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CompTIA Linux+ XK0-005 - 2.2 - Account Creation & Deletion

This guide provides an in-depth look at the key utilities and configuration files involved in the process of account creation and deletion. Managing user and group accounts involves several tasks: creating and deleting user accounts, modifying account properties, managing groups, and setting user environments. These tasks are typically performed using command-line utilities, each serving a specific function. Additionally, a number of configuration files play a vital role in this process, storing crucial information about user accounts, groups, and user environments.


Creating and deleting user accounts and groups is a common administrative task. Linux provides several utilities for managing user and group accounts. The following commands are commonly used for account creation and deletion:


The useradd command is used for creating new user accounts. It adds a user to the system and is capable of setting up various aspects of the user's account, such as home directory and login shell.

When you use useradd, it operates with default settings which are defined in /etc/default/useradd and /etc/login.defs. These settings can be overridden with command-line options.

A basic useradd command looks like this:

sudo useradd [options] username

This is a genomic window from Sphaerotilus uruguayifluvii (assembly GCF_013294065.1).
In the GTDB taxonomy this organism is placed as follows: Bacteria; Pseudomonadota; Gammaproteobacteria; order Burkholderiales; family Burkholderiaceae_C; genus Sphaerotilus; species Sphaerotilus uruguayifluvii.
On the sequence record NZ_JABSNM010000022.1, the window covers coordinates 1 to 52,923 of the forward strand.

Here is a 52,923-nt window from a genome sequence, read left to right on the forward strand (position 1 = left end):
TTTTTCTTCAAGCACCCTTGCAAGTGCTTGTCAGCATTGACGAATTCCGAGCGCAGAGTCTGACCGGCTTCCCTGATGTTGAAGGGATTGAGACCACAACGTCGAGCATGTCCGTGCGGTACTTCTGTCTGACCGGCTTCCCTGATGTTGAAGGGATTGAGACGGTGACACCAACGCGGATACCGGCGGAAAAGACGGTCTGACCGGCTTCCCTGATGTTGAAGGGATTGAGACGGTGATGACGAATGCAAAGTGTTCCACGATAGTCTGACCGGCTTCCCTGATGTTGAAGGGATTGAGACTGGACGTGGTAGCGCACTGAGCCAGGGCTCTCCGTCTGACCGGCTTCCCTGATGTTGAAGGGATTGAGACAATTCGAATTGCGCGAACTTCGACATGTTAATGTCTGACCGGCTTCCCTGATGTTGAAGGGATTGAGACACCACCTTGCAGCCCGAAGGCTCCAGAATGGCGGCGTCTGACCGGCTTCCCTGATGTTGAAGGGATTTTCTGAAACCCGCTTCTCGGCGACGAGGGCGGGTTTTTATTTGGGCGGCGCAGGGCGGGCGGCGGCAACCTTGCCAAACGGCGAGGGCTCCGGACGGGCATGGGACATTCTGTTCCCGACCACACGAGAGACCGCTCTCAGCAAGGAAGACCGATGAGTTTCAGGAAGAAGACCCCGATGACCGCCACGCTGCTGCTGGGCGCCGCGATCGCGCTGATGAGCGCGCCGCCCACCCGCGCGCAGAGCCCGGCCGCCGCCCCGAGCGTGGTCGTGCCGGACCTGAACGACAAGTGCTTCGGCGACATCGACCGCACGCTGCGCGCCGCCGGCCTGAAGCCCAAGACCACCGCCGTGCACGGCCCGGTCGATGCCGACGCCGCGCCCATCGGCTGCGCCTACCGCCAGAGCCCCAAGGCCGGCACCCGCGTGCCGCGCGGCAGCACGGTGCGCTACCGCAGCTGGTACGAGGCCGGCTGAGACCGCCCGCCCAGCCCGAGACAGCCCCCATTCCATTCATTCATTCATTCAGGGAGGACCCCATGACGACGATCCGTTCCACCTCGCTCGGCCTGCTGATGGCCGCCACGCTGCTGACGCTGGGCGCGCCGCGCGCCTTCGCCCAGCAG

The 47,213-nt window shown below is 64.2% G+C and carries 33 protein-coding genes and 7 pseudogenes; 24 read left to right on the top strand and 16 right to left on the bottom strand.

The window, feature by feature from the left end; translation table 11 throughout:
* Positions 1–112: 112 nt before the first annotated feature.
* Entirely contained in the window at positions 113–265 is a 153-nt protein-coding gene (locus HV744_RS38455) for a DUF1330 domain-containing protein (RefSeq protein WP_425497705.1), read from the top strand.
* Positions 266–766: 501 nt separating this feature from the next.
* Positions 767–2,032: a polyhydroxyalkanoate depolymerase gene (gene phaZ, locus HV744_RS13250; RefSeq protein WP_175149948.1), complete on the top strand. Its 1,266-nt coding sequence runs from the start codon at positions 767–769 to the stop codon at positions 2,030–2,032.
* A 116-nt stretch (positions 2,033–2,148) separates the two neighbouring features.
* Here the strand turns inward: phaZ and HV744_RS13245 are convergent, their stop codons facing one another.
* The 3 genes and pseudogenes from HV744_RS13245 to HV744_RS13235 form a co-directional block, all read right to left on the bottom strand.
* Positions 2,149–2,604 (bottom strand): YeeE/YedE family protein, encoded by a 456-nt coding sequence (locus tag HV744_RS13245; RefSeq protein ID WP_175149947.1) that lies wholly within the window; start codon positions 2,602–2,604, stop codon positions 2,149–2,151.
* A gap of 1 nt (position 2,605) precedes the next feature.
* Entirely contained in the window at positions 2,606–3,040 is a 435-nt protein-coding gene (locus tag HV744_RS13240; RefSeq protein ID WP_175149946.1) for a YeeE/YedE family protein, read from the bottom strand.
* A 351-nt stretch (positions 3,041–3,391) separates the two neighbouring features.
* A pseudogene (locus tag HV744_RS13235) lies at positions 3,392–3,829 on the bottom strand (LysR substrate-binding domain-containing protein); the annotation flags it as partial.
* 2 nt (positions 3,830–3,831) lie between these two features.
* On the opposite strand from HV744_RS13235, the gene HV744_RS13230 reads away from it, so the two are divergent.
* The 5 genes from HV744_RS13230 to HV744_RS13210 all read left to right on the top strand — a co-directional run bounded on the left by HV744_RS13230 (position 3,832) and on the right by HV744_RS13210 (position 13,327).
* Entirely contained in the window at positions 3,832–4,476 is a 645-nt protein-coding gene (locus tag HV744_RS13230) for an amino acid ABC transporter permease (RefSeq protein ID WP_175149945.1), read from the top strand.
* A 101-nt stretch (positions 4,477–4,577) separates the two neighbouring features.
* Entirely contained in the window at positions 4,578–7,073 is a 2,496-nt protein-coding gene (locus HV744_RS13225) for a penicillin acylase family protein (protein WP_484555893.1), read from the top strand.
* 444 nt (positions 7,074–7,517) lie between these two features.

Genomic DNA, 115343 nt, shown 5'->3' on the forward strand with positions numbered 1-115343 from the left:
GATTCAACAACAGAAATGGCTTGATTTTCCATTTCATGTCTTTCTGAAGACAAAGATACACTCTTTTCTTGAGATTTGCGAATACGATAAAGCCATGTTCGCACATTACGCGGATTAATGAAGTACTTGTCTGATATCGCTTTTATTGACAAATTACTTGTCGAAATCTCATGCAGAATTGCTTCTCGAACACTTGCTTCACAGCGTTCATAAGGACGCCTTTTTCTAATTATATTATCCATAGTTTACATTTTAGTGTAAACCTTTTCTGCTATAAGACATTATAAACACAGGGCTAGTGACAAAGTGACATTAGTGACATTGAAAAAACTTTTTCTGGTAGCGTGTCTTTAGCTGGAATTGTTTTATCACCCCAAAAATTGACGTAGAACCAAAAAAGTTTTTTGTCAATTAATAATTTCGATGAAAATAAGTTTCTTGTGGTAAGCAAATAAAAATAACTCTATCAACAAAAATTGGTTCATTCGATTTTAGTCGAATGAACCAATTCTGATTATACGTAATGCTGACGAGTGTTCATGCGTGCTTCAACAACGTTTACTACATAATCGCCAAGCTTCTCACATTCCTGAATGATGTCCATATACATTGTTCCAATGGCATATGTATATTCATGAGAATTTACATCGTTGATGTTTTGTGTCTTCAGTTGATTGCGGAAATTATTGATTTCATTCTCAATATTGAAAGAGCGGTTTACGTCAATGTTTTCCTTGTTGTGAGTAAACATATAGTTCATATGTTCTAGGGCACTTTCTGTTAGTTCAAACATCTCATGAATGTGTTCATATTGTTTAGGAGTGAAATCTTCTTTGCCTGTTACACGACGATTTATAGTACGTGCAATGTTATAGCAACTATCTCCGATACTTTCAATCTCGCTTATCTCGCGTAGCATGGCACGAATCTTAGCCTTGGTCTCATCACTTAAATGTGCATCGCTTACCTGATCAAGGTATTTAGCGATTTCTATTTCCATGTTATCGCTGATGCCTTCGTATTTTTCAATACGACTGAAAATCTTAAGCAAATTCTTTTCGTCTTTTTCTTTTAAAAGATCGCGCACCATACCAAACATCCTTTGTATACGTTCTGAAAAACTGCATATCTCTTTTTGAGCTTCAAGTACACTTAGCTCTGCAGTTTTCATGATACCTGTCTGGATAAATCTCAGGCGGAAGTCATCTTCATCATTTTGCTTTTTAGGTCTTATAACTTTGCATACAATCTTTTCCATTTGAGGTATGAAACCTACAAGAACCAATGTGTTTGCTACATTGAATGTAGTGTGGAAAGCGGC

Just using a username with this command creates a user with default settings. However, several options can tailor the user account:

  • Home Directory: Specified with -d or --home. If you want to set a custom home directory for the user, use this option.
  • Creating Home Directory: The -m flag ensures the user's home directory is created if it doesn't exist.
  • Login Shell: Defined with -s or --shell. This sets the user's default login shell.
  • Initial Group: Use -g or --gid to set the initial login group of the user.
  • Additional Groups: The -G or --groups option allows you to specify additional groups for the user.
  • User ID: Assign a unique user ID (UID) with -u or --uid.

For instance, to create a user johndoe with their own home directory and Bash as their login shell, the command would be:

sudo useradd -m -s /bin/bash johndoe

This command sets up a home directory at /home/johndoe and uses /bin/bash as the default shell. When -m is used, useradd will also populate the home directory with files from /etc/skel, which are skeleton files used to set up a user environment with default settings.

Remember, to modify the system-wide default settings for new user accounts, you can edit the /etc/default/useradd file.


The groupadd command is used to create new groups. Groups in Linux are a key aspect of managing file permissions and user access. They allow you to define a set of users who share certain permissions and access levels.

The basic syntax for creating a new group with groupadd is:

sudo groupadd [options] groupname

Executing this command creates a new group with the specified group name. Similar to user accounts, groups have default settings which are influenced by system configuration, typically defined in /etc/login.defs.

Some commonly used options in the groupadd command include:

  • -g or --gid: This option allows you to specify a unique group ID (GID) for the new group. If not used, the system will assign the next available GID.
  • -r: This option is used to create a system group. System groups are typically used for system accounts rather than regular user accounts.

For example, to create a new group named developers, the command would be sudo groupadd developers. This will create a new group with the next available GID.

If you need to assign a specific GID to the group, for instance, 1005, you would use sudo groupadd -g 1005 developers. This assigns the GID 1005 to the developers group.